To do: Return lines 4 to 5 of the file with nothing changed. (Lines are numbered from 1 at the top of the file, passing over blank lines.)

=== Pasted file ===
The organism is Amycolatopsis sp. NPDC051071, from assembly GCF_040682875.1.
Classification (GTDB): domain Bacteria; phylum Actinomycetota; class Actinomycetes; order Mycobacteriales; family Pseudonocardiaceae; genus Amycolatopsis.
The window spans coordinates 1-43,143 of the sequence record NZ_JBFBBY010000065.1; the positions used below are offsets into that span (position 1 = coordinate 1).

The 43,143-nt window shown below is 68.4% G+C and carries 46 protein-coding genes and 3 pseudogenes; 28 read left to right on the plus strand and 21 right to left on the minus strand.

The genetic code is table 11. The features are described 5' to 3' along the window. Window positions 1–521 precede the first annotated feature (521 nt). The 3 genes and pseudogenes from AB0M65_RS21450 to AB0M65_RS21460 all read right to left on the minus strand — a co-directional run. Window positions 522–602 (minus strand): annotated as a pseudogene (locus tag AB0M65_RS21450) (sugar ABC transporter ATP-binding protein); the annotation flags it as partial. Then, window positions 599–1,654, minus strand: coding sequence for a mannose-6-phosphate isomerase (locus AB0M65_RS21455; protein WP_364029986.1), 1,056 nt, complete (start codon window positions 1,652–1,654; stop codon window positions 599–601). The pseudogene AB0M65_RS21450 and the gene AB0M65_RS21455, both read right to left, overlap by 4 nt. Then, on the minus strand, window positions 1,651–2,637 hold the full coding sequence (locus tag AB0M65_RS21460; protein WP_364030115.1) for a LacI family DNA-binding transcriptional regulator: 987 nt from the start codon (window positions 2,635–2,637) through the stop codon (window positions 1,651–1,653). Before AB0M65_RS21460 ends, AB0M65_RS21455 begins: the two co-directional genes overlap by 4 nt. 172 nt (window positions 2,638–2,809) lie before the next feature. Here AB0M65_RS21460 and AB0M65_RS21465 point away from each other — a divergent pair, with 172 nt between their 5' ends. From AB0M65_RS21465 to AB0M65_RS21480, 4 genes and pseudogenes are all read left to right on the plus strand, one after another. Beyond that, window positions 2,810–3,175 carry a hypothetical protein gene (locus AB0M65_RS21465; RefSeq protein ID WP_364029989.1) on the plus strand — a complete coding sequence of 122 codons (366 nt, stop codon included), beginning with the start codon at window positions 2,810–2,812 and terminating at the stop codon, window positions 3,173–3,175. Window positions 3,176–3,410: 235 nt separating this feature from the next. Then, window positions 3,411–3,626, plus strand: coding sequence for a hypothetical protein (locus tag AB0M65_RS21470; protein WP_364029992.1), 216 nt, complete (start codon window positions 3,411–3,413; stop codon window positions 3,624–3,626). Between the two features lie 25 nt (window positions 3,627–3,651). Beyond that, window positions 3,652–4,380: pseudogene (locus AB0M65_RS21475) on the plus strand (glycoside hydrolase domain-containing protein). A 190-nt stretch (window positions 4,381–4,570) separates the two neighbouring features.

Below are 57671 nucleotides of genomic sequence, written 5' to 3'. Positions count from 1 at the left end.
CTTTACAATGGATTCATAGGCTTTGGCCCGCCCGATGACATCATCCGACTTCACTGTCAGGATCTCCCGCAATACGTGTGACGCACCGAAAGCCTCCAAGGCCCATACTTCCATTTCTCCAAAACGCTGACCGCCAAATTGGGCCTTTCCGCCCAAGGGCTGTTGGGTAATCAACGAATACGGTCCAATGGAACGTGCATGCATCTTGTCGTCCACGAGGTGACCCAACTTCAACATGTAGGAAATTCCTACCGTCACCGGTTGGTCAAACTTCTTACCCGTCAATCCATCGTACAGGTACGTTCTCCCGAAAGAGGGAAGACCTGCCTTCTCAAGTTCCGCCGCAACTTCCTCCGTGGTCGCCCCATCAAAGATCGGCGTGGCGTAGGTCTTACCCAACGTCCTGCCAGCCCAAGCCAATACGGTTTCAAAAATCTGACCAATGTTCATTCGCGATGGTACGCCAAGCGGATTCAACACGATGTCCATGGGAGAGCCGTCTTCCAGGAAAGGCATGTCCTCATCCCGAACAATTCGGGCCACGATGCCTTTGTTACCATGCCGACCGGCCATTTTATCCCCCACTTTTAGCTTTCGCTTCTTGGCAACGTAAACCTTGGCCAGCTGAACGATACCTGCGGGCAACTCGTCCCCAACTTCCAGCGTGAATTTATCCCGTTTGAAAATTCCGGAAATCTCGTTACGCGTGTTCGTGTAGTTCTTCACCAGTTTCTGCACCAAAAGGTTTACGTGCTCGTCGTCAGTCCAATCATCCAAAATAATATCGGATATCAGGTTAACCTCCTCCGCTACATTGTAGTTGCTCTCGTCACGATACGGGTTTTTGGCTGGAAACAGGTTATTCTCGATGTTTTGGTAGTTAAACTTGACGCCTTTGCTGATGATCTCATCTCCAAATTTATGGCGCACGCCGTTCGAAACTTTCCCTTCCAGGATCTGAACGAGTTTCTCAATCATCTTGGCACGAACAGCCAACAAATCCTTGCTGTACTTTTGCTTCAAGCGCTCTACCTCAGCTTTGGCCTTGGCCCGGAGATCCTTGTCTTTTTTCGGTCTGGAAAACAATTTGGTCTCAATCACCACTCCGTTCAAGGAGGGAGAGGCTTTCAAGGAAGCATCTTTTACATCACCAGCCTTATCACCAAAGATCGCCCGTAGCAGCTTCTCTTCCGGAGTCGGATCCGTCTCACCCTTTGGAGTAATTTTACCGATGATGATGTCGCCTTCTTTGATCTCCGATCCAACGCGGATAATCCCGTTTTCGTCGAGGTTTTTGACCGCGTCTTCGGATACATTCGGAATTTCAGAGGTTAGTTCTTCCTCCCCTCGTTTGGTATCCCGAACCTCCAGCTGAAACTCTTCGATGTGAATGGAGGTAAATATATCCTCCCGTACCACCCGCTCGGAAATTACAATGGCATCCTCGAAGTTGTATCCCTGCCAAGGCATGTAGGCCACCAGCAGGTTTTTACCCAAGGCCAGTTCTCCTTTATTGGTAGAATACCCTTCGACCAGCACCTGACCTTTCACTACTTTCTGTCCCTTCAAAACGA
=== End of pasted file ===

The 43,143-nt window shown below is 68.4% G+C and carries 46 protein-coding genes and 3 pseudogenes; 28 read left to right on the plus strand and 21 right to left on the minus strand.

The genetic code is table 11. The features are described 5' to 3' along the window. Window positions 1–521 precede the first annotated feature (521 nt). The 3 genes and pseudogenes from AB0M65_RS21450 to AB0M65_RS21460 all read right to left on the minus strand — a co-directional run. Window positions 522–602 (minus strand): annotated as a pseudogene (locus tag AB0M65_RS21450) (sugar ABC transporter ATP-binding protein); the annotation flags it as partial. Then, window positions 599–1,654, minus strand: coding sequence for a mannose-6-phosphate isomerase (locus AB0M65_RS21455; protein WP_364029986.1), 1,056 nt, complete (start codon window positions 1,652–1,654; stop codon window positions 599–601). The pseudogene AB0M65_RS21450 and the gene AB0M65_RS21455, both read right to left, overlap by 4 nt. Then, on the minus strand, window positions 1,651–2,637 hold the full coding sequence (locus tag AB0M65_RS21460; protein WP_364030115.1) for a LacI family DNA-binding transcriptional regulator: 987 nt from the start codon (window positions 2,635–2,637) through the stop codon (window positions 1,651–1,653). Before AB0M65_RS21460 ends, AB0M65_RS21455 begins: the two co-directional genes overlap by 4 nt. 172 nt (window positions 2,638–2,809) lie before the next feature. Here AB0M65_RS21460 and AB0M65_RS21465 point away from each other — a divergent pair, with 172 nt between their 5' ends. From AB0M65_RS21465 to AB0M65_RS21480, 4 genes and pseudogenes are all read left to right on the plus strand, one after another. Beyond that, window positions 2,810–3,175 carry a hypothetical protein gene (locus AB0M65_RS21465; RefSeq protein ID WP_364029989.1) on the plus strand — a complete coding sequence of 122 codons (366 nt, stop codon included), beginning with the start codon at window positions 2,810–2,812 and terminating at the stop codon, window positions 3,173–3,175. Window positions 3,176–3,410: 235 nt separating this feature from the next. Then, window positions 3,411–3,626, plus strand: coding sequence for a hypothetical protein (locus tag AB0M65_RS21470; protein WP_364029992.1), 216 nt, complete (start codon window positions 3,411–3,413; stop codon window positions 3,624–3,626). Between the two features lie 25 nt (window positions 3,627–3,651). Beyond that, window positions 3,652–4,380: pseudogene (locus AB0M65_RS21475) on the plus strand (glycoside hydrolase domain-containing protein). A 190-nt stretch (window positions 4,381–4,570) separates the two neighbouring features.